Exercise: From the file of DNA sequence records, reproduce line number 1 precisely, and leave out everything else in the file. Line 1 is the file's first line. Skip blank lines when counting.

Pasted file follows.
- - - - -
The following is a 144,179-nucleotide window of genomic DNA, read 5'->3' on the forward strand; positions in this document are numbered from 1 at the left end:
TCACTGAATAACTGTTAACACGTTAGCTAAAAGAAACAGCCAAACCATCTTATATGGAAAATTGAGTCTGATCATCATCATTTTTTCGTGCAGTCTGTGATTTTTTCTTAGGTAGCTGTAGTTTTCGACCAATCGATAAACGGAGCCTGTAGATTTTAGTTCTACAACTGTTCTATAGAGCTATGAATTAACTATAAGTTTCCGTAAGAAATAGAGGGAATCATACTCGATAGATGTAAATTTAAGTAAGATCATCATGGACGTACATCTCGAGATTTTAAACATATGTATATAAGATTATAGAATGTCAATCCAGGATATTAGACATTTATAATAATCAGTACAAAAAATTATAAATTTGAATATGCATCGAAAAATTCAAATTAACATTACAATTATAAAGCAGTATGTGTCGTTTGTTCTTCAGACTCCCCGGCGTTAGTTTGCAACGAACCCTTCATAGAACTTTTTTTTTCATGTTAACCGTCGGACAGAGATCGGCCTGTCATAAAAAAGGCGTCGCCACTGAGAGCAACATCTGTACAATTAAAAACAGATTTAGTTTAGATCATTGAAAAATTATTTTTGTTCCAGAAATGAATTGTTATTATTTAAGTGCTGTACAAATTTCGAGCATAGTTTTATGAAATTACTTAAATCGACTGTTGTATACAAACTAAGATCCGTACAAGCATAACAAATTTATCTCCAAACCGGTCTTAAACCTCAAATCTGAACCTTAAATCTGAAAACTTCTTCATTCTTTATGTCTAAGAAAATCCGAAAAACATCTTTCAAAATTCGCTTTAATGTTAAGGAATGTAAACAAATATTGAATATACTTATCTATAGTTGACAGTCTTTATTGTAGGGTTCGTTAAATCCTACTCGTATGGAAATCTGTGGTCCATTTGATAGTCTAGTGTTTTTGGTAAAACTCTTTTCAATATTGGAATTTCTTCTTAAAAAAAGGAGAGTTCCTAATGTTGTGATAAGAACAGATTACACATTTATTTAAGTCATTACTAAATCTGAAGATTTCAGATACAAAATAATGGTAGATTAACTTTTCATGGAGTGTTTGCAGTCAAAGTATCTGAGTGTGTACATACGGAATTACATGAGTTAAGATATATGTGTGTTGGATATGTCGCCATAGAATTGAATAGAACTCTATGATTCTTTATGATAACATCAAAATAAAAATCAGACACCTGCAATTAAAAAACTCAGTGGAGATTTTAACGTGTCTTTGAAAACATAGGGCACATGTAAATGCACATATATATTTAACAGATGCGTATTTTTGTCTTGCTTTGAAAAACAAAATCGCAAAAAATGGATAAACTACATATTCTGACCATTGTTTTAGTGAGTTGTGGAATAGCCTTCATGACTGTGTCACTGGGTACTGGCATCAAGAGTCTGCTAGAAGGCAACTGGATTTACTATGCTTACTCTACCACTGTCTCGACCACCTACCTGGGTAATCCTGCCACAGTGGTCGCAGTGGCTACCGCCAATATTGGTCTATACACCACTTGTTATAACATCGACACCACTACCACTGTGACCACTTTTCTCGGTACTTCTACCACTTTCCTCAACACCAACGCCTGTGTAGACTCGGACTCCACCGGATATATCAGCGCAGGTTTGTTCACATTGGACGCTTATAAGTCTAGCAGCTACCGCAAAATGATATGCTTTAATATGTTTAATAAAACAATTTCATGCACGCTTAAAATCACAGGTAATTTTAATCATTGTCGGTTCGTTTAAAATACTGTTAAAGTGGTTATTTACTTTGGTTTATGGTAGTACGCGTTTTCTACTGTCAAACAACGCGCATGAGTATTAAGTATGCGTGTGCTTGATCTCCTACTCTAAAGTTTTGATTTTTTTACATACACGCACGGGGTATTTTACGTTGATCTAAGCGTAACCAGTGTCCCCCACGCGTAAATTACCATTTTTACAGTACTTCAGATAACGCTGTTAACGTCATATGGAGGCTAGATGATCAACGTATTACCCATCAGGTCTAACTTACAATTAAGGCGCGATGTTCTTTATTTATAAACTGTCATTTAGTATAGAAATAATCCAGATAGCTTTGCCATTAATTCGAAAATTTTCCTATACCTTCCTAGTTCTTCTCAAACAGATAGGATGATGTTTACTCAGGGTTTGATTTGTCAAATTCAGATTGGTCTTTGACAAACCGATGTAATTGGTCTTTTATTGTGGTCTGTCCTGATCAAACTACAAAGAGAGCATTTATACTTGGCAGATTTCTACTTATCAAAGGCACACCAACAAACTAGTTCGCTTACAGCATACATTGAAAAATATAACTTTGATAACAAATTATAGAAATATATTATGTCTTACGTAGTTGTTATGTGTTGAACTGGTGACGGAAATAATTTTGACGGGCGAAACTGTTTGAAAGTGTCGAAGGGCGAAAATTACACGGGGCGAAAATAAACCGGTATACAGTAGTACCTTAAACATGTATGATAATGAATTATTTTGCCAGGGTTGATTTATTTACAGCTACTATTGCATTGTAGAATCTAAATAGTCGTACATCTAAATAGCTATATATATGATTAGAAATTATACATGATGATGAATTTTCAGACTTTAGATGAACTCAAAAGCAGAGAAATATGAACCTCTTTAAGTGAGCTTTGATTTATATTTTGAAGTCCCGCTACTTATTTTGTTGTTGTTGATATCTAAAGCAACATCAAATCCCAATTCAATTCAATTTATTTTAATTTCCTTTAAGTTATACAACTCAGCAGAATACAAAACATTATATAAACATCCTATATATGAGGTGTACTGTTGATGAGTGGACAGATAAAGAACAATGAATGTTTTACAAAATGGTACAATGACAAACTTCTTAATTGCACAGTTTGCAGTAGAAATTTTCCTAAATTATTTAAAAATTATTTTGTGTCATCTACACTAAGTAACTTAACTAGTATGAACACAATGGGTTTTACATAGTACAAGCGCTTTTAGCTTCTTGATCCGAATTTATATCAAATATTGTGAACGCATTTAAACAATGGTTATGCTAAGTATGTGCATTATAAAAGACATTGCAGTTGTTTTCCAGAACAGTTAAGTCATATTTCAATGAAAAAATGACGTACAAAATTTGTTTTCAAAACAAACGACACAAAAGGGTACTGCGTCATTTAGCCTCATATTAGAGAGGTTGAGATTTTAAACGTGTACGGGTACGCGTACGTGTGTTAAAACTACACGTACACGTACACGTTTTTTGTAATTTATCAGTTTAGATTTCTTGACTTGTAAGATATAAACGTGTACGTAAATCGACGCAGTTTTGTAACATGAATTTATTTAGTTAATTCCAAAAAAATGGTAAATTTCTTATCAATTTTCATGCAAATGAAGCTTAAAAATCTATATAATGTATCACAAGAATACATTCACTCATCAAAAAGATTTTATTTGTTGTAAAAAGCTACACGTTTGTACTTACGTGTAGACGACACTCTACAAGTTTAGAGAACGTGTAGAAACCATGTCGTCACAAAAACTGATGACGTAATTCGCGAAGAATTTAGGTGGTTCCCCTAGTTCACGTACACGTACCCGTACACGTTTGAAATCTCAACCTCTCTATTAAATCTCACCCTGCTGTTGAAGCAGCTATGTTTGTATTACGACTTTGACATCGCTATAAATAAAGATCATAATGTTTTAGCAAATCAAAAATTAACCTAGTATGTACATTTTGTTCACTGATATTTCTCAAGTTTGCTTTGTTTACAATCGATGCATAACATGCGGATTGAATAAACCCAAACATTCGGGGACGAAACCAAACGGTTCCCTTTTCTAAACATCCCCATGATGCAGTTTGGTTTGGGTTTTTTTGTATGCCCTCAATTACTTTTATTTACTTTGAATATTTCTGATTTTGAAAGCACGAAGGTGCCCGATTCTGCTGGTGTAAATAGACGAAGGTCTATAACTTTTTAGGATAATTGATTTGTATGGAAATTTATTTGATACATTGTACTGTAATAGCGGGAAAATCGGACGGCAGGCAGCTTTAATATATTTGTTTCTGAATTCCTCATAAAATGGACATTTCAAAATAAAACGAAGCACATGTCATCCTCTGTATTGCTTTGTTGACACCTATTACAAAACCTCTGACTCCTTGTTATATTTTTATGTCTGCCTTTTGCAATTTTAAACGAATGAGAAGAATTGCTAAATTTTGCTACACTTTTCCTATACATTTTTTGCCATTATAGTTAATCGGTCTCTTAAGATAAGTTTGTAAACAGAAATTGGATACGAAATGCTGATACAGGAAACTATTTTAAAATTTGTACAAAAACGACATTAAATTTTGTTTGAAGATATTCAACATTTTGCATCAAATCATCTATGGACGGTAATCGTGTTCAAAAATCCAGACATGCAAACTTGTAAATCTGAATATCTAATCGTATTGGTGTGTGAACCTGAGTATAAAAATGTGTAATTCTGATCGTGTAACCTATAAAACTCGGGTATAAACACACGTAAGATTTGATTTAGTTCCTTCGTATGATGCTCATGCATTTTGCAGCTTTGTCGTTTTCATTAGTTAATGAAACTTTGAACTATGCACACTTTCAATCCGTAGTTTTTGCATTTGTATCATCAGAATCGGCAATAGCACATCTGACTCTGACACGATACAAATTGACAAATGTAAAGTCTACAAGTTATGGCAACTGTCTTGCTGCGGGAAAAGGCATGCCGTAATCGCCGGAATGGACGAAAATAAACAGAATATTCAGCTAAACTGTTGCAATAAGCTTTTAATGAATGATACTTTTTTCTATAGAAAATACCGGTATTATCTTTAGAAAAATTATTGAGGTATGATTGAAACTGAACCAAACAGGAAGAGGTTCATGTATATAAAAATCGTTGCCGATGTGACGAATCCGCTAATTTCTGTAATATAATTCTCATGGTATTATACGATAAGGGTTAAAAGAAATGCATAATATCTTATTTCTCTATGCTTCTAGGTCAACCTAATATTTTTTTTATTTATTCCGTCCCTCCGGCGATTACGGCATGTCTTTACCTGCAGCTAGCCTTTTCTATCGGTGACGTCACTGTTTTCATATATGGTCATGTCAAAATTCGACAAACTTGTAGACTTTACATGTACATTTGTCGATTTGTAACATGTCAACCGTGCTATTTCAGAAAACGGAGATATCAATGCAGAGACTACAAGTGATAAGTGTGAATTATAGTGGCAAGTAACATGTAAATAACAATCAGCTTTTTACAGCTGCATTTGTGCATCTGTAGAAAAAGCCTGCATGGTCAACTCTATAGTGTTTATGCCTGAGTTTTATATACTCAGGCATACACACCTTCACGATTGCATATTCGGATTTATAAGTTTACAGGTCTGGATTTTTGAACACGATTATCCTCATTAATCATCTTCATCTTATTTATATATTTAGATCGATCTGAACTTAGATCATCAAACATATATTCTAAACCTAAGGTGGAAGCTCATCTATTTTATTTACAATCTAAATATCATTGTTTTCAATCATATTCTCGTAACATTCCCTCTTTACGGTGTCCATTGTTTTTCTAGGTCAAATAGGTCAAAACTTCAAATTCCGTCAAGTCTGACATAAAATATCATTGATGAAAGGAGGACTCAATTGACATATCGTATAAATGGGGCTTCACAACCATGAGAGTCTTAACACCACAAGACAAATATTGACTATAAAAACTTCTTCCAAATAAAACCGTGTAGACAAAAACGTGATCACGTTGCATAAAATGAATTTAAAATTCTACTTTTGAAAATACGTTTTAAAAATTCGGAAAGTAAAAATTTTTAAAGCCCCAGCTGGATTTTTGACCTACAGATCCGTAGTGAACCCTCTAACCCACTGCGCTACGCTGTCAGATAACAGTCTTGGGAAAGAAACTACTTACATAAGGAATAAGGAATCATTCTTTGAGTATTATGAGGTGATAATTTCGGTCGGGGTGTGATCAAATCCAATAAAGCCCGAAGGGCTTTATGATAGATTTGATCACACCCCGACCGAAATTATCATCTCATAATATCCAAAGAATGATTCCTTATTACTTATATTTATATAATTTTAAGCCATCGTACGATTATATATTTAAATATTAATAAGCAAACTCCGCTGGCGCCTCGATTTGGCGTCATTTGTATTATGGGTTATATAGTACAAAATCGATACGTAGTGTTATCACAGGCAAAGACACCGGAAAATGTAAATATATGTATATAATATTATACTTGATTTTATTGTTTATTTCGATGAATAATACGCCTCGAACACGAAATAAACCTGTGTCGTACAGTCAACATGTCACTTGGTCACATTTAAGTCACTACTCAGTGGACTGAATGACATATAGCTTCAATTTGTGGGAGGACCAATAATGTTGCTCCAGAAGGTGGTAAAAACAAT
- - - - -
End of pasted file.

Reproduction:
The following is a 144,179-nucleotide window of genomic DNA, read 5'->3' on the forward strand; positions in this document are numbered from 1 at the left end: